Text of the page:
I am trying to set up rsync to synchronize my main web server to the remote server by adding newly generated file to the latter.

Here is the command that I use:

rsync -avh --update -e "ssh -i /path/to/thishost-rsync-key" remoteuser@remotehost:/foo/bar /foo/bar

But it seems that the web server actually transfers all files despite the '--update' flag. I have tried different flag combinations (e.g. omitting '-a' and using'-uv' instead) but none helped. How can I modify the rsync command to send out only newly added files?

  • 2
    If you want to sync files to the remote server, shouldn't it come last? i.e. rsync /foo/bar remoteuser@remotehost:/foo/bar
    – ostrokach
    Jun 28 '15 at 13:07
  • You could be interested by this webpage. Also, be careful with the filesystem. If the server's filesystem doesn't support all that -a option implies (owner, group, perms, ...) it should be the cause of our issue.
    – ppr
    Jul 6 '15 at 10:42
  • 2
    None of the answers solves the problem where the local files were not fully copied to the remote destination, and you only want to rsync newer files. Nov 10 '16 at 12:29
  • 2
    I just found the -c option. It skips existing files based on a checksum, instead of modification time or size.
    – haheute
    Mar 1 '18 at 13:34

From man rsync:

--ignore-existing       skip updating files that exist on receiver

--update does something slightly different, which is probably why you are getting unexpected results (see man rsync):

This forces rsync to skip any files which exist on the destination and have a modified time that is newer than the source file. (If an existing destination file has a modification time equal to the source file's, it will be updated if the sizes are different.)

  • 2
    Well actually I tried the command with '--ignore-existing' instead of '--update'. It finished fast but does not put the new files into remote host. Any ideas? Thanks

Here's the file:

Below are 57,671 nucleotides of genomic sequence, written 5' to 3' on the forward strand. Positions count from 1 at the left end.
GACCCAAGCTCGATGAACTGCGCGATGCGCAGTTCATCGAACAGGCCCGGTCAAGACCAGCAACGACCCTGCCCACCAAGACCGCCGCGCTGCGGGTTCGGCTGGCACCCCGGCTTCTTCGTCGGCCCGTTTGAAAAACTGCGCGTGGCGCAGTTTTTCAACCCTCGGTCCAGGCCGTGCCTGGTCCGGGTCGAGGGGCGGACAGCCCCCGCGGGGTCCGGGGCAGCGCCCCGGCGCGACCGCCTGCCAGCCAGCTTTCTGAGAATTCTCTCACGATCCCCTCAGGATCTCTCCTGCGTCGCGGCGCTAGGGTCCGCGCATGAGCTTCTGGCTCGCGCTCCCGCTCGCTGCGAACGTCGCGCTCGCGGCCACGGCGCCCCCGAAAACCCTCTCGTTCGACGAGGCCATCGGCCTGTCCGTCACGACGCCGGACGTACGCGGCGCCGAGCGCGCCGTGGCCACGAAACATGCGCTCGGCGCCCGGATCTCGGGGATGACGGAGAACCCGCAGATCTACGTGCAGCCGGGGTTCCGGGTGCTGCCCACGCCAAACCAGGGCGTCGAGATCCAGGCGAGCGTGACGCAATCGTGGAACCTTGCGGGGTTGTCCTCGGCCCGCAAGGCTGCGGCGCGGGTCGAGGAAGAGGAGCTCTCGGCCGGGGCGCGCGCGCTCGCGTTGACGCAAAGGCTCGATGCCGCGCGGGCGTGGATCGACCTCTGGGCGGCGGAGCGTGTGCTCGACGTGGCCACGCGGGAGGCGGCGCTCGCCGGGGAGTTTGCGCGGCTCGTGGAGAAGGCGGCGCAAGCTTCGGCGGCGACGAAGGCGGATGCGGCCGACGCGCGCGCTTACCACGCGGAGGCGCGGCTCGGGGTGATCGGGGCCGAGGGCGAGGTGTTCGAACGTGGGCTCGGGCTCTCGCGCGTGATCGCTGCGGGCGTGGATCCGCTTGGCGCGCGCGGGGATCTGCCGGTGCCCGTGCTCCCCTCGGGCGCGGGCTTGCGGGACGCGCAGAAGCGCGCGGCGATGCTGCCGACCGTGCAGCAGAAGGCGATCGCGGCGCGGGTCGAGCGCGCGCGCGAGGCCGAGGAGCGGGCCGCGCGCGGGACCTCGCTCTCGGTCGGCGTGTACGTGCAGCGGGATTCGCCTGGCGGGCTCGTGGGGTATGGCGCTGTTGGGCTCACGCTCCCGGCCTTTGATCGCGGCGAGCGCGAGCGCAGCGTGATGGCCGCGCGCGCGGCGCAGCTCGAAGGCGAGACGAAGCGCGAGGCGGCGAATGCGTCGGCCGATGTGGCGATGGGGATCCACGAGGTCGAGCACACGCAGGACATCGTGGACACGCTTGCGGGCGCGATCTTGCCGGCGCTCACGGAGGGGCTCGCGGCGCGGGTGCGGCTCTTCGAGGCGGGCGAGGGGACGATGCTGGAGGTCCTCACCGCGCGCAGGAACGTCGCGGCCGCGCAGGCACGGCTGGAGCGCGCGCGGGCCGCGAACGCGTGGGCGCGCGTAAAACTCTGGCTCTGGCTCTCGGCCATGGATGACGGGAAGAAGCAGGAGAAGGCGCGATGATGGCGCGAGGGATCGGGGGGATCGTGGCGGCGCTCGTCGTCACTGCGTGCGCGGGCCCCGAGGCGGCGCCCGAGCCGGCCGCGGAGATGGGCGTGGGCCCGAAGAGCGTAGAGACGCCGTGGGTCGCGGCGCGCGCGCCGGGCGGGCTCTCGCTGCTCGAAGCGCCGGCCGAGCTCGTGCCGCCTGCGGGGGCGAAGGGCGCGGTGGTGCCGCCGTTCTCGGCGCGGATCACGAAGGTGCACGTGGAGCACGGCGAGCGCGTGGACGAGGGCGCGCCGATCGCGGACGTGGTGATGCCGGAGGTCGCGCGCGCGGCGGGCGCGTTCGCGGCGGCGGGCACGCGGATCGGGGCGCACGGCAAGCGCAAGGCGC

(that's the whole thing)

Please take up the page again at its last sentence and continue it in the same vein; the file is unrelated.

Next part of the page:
– supermario
    Mar 12 '13 at 2:34
  • 18
    Man pages suck (that's right I went there), case in point, does --ignore-existing mean don't transfer files which exist on receiver, or don't transfer files if some file/folder with the same name exists on the receiver?
    – puk
    Nov 20 '13 at 9:05
  • 8
    --update does skip files when the mtimes are identical (which is not what the wording implies). I tested this. I believe the wording would be better understood if it said "only source files which are newer than destination will be copied".
    – Octopus
    Nov 28 '15 at 7:41
  • 5
    @Octopus "only source files which are newer than destination will be copied" ...or source files that have same modification time as their destination file counterparts, but have different sizes. I think that is an important point. (Chris already covered that, thanks) Apr 21 '17 at 8:24
  • So you need --ignore-existing and -r (recursive). -v (verbose) is nice to have too :-)
    – DutchUncle
    Feb 4 '18 at 18:57

In my case I had similar issues, having all files transferred instead of only the modified/new ones. I solved this by using parameters -t (instead of -a), and -P (equivalent to --partial --progress):

rsync -h -v -r -P -t source target

This transfers only new files, and files already existing but modified: -a does too much, like user and group ID sync, which in my case can not work as I have different users and groups on my source and target systems.

The parameters in detail:

  • -h: human readable numbers
  • -v: verbose
  • -r: recurse into directories
  • -P: --partial (keep partially transferred files) +
            --progress (show progress during transfer)
  • -t: preserve modification times
  • 4
    +1 for '-a does too much` (indeed -rlptgoD, so permission get not flattended, groups and owner preserved –not my typical play-safe backup...) Oct 18 '18 at 11:39
  • Worked for me. I prefer to type rsync -hvrPt for convenience.
    – Manngo
    Jan 19 '20 at 6:01

From my experience with rsync, a 1TB partition copying is too large to be efficient. It takes rsync forever to process it. Instead, do it by subdirectories. That is, run rsync for each main subdirectory. It goes a lot faster if it doesn't have to juggle tens of thousands of files.

  • 4
    Maybe you ran out of memory and your system started swapping? Feb 26 '16 at 21:24

To copy only new files you can use following command:

rsync -v -a --ignore-existing /backup/ /site/

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